A man gives another seated man a hug. They are both laughing

Friends gather in a backyard in Aulnay-sous-Bois, France; 2023. Photo by William Keo/Magnum


Are emotionally resilient people also skilled at soothing others?

Friends gather in a backyard in Aulnay-sous-Bois, France; 2023. Photo by William Keo/Magnum

by Christian Jarrett + BIO





Research on the social side of emotion management is showing what’s distinctive about it – and its benefits for all involved

We all experience emotions, but we certainly don’t all handle them in the same way. Some people are sensitive and ride frequent ups and downs. By contrast, others are gifted with a thick skin and an even temperament. In the psychological jargon, they are highly skilled at emotional regulation. Perhaps you can think of friends, family or colleagues in your own life who match this description.

At the same time, there’s a social side to managing emotions. Many of us have friends or relatives who are able to provide steady emotional support. When we’re down, stressed or feeling overwhelmed, these are the people who offer a shoulder to cry on. They’re skilled at helping us regain perspective and return to an even keel.

Have you ever wondered if these groups – the folks who can manage their own emotions well, and those who are good at supporting others – are actually the same people? The answer could have a bearing on who we turn to for help, and on how we see ourselves and whether we’re equipped to be there for others.

‘I’m sure if you asked some people about this … they would say, “Well, of course, I know this person who is really great at helping others, but maybe not as good at regulating their own emotions,” or, “I know this person who is just wonderful at both,”’ says Maya Tamir, the director of the Emotion and Self-Regulation Laboratory at the Hebrew University of Jerusalem. ‘But the lovely thing about science is it helps us put these intuitions aside and study these things as objectively as possible.’

The ability to manage one’s own emotions has long been recognised as one of the most important aspects of personality. People who have more stable emotions and are more resilient are said to be low in neuroticism – and they tend to enjoy a raft of advantages in life, including better physical health and lower risk of depression and anxiety.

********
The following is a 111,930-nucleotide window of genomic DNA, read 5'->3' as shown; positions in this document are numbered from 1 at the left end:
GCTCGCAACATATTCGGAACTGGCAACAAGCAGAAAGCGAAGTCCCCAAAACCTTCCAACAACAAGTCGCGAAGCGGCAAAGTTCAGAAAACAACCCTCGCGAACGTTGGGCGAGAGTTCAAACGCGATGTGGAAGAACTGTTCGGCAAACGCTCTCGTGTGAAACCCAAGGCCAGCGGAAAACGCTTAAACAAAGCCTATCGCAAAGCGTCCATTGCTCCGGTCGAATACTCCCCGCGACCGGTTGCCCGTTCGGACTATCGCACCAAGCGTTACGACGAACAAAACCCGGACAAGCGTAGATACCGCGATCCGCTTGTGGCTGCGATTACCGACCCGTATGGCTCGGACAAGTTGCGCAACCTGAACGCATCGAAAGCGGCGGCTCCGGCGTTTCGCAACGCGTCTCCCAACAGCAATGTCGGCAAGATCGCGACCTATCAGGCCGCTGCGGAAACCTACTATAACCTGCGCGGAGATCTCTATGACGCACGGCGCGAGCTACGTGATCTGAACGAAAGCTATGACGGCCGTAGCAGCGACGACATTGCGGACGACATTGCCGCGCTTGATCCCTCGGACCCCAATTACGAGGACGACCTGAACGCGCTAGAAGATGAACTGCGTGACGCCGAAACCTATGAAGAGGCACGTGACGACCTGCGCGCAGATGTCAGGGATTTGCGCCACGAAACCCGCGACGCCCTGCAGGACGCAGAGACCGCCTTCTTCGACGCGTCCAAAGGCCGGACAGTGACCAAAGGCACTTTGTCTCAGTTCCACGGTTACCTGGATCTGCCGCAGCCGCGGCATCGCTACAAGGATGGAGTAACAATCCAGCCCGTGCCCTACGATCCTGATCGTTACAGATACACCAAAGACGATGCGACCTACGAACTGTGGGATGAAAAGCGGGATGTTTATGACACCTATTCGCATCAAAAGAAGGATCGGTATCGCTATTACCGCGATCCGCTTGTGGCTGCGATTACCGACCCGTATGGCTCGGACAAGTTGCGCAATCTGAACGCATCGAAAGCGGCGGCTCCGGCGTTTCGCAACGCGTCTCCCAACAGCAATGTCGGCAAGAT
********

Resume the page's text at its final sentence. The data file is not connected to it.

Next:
Participants who were better able to regulate their own emotions did not tend to be more skilled at helping someone else manage theirs

Researchers have studied the different strategies that people use to regulate their emotions, such as distraction or reappraisal (reframing difficulties in a more positive light). And they’ve looked into the ways that emotionally stable people think differently from people who are more sensitive. For instance, there’s evidence that people who are skilled at regulating their emotions find it easier to recall more positive memories.

Meanwhile, there’s also a much newer field of study focused on people’s ability to help regulate the emotions of others. Research in this area has shown that helping others with their emotions can leave both parties feeling uplifted, and that – as with self-regulation – certain strategies are more effective than others. For instance, one study found that a particularly effective approach is to help someone positively reframe their difficult experience – imagine helping a friend reinterpret a stressful day at a new job as a valuable learning experience.

Other research indicates that we’re more likely to make the effort to regulate the emotions of people who are close to us. But it also suggests that, in those situations, we aren’t necessarily going very far to help soothe the person, often sticking to behaviours such as simply listening to them describe their difficult emotions. ‘These kinds of strategies may be important, not for changing the emotions you have, but for maintaining social bonds,’ says Carolyn MacCann, a psychologist at the University of Sydney, who co-authored this research.

While psychologists have been busy studying these two sides of emotion regulation – the individual dimension and the social dimension – there was until recently barely any study of how the two are related to one another. This is what inspired Tamir, her PhD student Noa Boker Segal, and their colleagues to conduct new research in which they compared people’s own emotional regulation ability and their ability to help other people with their emotions.